SEA RTS2000 acquisition software (version year 2005) was used to digitally log the bathymetric data at a maximum 50 meter range (100 meter swath width) and 2048 samples per ping in the SEA SXR format. In shallow water areas, the swath width did not achieve the full 50-meter range, but varied from roughly 5x water depth to the maximum 50-meter range (i.e. swath width varied from approximately 15 meter to 100 meters depending on water depth). Data collection parameters are saved as a RTS2000 session file in SEA SXS format.
    An Octopus F180R Attitude and Positioning system (see: http://www.codaoctopus.com/motion/f180/index.asp) recorded ship motion (heave, pitch, roll, and yaw). These data were transmitted via network connection to the RTS2000 data acquisition software. The Octopus F180R Inertial Measurement Unit (IMU) was mounted directly above the SEA Submetrix 2000 Series transducers, to minimize lever arm offsets that can lead to positioning errors. The F180R uses two L1 antennas for position and heading accuracy. The antennas are mounted on a rigid horizontal pole, 3 meters above the F180R IMU, with a horizontal separation of 1 meter and are offset from the IMU in a forward/aft configuration. The forward offset of the primary antenna from the IMU is 0.5 meters, with no port/starboard offset.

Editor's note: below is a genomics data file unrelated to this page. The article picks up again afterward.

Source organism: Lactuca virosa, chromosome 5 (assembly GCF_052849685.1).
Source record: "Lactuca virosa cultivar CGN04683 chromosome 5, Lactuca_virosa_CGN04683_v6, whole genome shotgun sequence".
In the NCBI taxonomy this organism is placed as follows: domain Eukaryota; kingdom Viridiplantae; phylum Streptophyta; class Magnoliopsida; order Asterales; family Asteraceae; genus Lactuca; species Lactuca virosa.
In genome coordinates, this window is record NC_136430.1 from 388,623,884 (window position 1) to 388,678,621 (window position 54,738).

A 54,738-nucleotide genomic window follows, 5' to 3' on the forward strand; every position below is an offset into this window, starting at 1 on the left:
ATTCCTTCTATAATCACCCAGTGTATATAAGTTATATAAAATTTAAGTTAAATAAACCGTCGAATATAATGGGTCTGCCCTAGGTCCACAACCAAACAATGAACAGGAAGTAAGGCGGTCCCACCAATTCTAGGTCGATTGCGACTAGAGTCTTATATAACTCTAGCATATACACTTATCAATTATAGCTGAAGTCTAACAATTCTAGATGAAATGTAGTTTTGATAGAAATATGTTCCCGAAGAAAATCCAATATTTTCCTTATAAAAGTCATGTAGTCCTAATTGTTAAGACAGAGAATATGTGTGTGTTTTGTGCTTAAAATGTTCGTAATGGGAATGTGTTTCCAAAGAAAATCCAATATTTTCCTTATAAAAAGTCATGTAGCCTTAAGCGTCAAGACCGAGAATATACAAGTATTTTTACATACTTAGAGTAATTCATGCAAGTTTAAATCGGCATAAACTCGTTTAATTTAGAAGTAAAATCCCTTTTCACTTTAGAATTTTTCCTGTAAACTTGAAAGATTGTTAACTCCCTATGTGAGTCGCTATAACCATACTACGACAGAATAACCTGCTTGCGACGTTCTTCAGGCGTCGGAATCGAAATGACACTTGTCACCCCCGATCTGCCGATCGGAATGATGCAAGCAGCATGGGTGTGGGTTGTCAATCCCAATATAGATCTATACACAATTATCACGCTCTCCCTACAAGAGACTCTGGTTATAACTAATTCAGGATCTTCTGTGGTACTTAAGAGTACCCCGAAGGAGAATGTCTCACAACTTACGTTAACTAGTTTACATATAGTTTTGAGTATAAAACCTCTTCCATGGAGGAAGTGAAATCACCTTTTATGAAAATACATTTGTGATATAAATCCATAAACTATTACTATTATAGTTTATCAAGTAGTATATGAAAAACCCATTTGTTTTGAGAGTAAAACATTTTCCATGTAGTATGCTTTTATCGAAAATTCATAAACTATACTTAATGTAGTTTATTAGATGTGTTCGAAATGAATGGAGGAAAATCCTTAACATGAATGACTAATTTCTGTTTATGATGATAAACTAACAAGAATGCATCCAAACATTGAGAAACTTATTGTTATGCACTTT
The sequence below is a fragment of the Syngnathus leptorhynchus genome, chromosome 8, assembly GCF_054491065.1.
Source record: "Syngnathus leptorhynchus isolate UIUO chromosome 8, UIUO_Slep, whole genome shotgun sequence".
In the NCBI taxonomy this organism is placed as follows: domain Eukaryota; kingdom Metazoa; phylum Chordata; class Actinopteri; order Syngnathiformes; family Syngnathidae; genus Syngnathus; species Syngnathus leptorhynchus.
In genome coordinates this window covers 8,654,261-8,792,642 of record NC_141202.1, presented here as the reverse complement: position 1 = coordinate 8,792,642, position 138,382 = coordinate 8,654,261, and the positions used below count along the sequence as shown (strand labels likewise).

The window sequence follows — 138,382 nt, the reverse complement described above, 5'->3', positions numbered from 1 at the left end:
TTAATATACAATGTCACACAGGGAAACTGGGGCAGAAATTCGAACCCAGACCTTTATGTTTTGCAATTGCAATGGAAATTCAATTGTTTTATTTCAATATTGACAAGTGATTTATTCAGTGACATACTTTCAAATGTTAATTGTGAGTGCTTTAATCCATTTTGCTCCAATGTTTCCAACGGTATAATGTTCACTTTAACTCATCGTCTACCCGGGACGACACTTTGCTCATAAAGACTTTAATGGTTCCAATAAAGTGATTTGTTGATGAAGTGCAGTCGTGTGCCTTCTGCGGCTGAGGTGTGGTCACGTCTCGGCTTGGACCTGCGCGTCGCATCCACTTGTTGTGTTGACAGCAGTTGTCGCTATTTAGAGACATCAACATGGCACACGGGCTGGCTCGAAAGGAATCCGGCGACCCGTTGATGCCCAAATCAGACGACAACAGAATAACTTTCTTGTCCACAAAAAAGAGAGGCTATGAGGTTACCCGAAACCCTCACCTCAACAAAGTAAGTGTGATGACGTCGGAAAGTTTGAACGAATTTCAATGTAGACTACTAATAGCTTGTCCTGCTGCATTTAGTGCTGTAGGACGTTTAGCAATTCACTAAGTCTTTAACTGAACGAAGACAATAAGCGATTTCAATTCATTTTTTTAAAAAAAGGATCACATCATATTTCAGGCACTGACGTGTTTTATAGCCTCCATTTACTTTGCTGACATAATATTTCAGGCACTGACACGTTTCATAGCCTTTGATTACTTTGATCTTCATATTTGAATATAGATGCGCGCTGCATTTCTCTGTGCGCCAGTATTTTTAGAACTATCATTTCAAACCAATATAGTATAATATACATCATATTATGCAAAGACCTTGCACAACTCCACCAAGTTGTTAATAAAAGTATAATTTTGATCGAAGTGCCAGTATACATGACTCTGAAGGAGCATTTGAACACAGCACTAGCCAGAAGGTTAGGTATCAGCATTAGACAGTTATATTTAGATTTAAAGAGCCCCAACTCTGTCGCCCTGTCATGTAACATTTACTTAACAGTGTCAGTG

Eight sound-velocity profiles were acquired during survey operations at roughly 1 to 3 hour intervals using an Applied Microsystems SV Plus Velocimeter (Applied Microsystems, 2008). Sound-velocity profiles 1 - 3 were collected during JD 206 for lines 1 - 42. Sound-velocity profiles 4 - 8 were collected during JD207 for lines 43 - 112. Only lines 43 - 112 were used to generate the final bathymetric grid.
    Vertical accuracy of the raw data based on system specifications may approximate 1% of water depth, 0.01 to 0.15 meters within the survey area. However, overall vertical accuracies on the order of + or - 1 meter are assumed based on the following considerations: WAAS navigation vertical accuracies; the Coda Octopus F180 Attitude and Positioning system, used to correct for vessel roll, pitch, heave, and yaw, has a theoretical vertical accuracy of a few mm; refraction artifacts were minimized by acquiring a range of sound velocity profiles with a hand-casted Applied MicroSystems SV Plus sound velocimeter during the survey. Changes in ship draft due to water and fuel usage were not considered. Vertical resolution is on the order of 0.1 meters.